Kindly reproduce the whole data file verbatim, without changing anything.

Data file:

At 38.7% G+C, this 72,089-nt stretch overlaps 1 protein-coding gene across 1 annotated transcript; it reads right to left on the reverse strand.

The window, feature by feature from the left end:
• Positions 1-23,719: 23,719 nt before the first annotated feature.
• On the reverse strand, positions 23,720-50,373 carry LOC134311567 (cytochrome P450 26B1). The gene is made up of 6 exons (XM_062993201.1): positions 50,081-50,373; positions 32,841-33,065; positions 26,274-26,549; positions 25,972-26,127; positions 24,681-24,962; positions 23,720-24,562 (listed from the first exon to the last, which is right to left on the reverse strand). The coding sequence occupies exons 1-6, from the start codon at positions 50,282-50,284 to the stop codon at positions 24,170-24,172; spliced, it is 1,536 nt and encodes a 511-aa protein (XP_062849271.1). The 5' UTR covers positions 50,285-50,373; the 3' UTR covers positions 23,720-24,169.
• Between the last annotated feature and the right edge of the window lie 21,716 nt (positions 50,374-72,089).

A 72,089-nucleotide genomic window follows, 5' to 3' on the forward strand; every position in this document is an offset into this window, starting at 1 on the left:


At 38.7% G+C, this 72,089-nt stretch overlaps 1 protein-coding gene across 1 annotated transcript; it reads right to left on the reverse strand.

The window, feature by feature from the left end:
• Positions 1-23,719: 23,719 nt before the first annotated feature.
• On the reverse strand, positions 23,720-50,373 carry LOC134311567 (cytochrome P450 26B1). The gene is made up of 6 exons (XM_062993201.1): positions 50,081-50,373; positions 32,841-33,065; positions 26,274-26,549; positions 25,972-26,127; positions 24,681-24,962; positions 23,720-24,562 (listed from the first exon to the last, which is right to left on the reverse strand). The coding sequence occupies exons 1-6, from the start codon at positions 50,282-50,284 to the stop codon at positions 24,170-24,172; spliced, it is 1,536 nt and encodes a 511-aa protein (XP_062849271.1). The 5' UTR covers positions 50,285-50,373; the 3' UTR covers positions 23,720-24,169.
• Between the last annotated feature and the right edge of the window lie 21,716 nt (positions 50,374-72,089).

A 72,089-nucleotide genomic window follows, 5' to 3' on the forward strand; every position in this document is an offset into this window, starting at 1 on the left: